Could you share any lessons or inspirations that were pivotal in the evolution of your style?
Don’t stop making mistakes. They lead you to try different paths. A big quote from the film Little Miss Sunshine goes, “Do what you want and fuck the rest.” That’s the best advice.
What would you describe as your first big break?
I did a terrible but cute first illustration using some leftover papers I had in my room and put it on Facebook. Surprisingly, people loved it and it went viral. I started getting commissions after that. I never thought about being a craft artist but here I am now. That was an amazing coincidence which changed my life.
When there are so many talented creators out there, how do you stay unique and stand out from the crowd?
Not paying too much attention to the trends and keep doing what I like. This is better to keep me motivated, even if other people don’t like it.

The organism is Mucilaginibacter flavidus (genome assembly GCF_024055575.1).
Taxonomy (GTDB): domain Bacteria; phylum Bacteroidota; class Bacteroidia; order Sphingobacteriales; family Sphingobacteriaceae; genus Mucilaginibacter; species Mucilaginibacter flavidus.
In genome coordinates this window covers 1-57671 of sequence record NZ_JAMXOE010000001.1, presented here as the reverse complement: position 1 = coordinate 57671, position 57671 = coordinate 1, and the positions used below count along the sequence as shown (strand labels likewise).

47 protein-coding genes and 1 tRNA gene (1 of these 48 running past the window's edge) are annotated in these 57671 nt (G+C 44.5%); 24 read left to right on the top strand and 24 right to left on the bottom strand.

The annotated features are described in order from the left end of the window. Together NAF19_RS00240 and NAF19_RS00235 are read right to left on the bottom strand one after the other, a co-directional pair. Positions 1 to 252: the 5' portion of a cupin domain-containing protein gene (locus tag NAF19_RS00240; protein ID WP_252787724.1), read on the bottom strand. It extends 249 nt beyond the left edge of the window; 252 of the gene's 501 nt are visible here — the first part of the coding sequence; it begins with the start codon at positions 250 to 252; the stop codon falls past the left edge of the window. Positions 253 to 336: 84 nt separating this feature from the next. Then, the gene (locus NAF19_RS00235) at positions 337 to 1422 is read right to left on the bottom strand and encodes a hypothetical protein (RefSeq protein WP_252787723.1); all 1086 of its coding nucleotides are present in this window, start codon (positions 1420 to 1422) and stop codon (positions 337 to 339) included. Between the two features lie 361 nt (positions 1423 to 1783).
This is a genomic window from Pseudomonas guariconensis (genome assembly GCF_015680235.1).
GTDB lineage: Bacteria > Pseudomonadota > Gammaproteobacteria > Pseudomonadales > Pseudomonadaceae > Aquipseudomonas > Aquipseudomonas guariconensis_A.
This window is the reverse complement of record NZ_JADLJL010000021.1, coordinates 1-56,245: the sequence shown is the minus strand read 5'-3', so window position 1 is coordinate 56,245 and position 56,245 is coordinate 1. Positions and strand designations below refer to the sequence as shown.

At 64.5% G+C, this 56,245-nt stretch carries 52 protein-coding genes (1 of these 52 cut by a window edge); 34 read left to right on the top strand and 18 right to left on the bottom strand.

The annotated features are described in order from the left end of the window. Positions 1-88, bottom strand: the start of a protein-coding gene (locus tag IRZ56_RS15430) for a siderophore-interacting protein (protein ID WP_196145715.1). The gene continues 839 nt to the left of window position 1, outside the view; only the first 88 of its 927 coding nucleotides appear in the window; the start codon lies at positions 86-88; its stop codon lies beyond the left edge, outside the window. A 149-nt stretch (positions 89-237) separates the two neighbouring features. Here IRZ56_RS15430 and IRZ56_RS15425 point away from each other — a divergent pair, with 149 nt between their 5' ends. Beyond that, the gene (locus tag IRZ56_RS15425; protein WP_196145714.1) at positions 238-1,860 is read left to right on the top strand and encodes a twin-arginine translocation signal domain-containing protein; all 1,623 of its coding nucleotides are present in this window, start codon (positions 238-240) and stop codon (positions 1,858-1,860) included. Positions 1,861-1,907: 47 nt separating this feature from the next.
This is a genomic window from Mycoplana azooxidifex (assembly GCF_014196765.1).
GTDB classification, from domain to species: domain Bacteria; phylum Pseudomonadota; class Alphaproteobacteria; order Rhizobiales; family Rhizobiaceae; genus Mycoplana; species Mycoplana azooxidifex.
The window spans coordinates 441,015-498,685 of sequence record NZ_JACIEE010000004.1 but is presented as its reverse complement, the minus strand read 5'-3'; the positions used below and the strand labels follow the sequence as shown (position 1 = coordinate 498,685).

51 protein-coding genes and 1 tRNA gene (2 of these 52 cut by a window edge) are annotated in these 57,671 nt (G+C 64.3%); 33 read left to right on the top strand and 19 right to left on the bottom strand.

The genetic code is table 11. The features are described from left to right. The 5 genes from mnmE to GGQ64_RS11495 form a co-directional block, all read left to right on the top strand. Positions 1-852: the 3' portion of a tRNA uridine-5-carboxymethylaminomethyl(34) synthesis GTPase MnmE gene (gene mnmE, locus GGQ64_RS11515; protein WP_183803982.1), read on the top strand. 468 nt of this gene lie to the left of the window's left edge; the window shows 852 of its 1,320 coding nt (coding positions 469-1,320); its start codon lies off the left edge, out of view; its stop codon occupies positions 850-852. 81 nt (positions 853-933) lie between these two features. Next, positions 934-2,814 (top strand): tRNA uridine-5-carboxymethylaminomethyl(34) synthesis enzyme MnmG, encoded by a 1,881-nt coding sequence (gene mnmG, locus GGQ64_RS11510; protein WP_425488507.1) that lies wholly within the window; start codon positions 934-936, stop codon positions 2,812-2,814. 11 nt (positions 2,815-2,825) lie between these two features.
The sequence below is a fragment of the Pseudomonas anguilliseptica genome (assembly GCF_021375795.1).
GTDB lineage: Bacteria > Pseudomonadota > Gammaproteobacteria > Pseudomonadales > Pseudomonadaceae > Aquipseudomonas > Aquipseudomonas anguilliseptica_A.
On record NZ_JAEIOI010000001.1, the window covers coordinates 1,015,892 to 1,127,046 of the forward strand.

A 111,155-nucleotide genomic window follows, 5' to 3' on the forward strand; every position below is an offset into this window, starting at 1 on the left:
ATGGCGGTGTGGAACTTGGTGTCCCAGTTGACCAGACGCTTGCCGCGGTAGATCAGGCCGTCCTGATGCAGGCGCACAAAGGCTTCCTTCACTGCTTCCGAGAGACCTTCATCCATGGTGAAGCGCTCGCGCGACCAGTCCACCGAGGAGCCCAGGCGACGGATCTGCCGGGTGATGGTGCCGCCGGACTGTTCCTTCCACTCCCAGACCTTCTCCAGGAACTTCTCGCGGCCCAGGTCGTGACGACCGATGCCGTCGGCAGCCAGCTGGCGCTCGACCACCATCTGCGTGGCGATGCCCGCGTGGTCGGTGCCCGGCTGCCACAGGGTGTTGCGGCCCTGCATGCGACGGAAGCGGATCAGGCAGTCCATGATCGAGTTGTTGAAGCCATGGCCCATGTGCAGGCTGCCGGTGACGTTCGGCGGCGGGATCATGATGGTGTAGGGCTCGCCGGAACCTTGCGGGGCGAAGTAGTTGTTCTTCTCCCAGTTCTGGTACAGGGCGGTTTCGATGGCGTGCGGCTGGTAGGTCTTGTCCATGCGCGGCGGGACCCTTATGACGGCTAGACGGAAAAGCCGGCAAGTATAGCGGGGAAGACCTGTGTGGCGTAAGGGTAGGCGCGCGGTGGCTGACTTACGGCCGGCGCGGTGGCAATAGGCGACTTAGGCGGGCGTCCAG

What advice do you have for young creatives who are working hard to try and get noticed?
‘Likes’ don’t mean good work. There are amazing artists out there who don’t even have social media. People believe that the more ‘likes’ something gets, the better it is, but that’s not true. Find your own style and push it hard until you get rewarded. If you really want it, it will come, but you have to work your ass off.
What are the biggest lessons you’ve learned from dealing with client work?
Invest time on the sketches and planning. Good organisation is key. It will help avoid surprises or having to work until 6am. If you’re not organised, drinking lots of coffee and ordering pizza late at night can be good sometimes too!
Tell us more about working with paper. What do you love about this medium and working with your hands?
It’s very calming. Coming from a graphic design background, paper has this feeling that you can do almost everything you want to, you can print on it, wrap it, fold it, burn it, cut it…. It’s very versatile.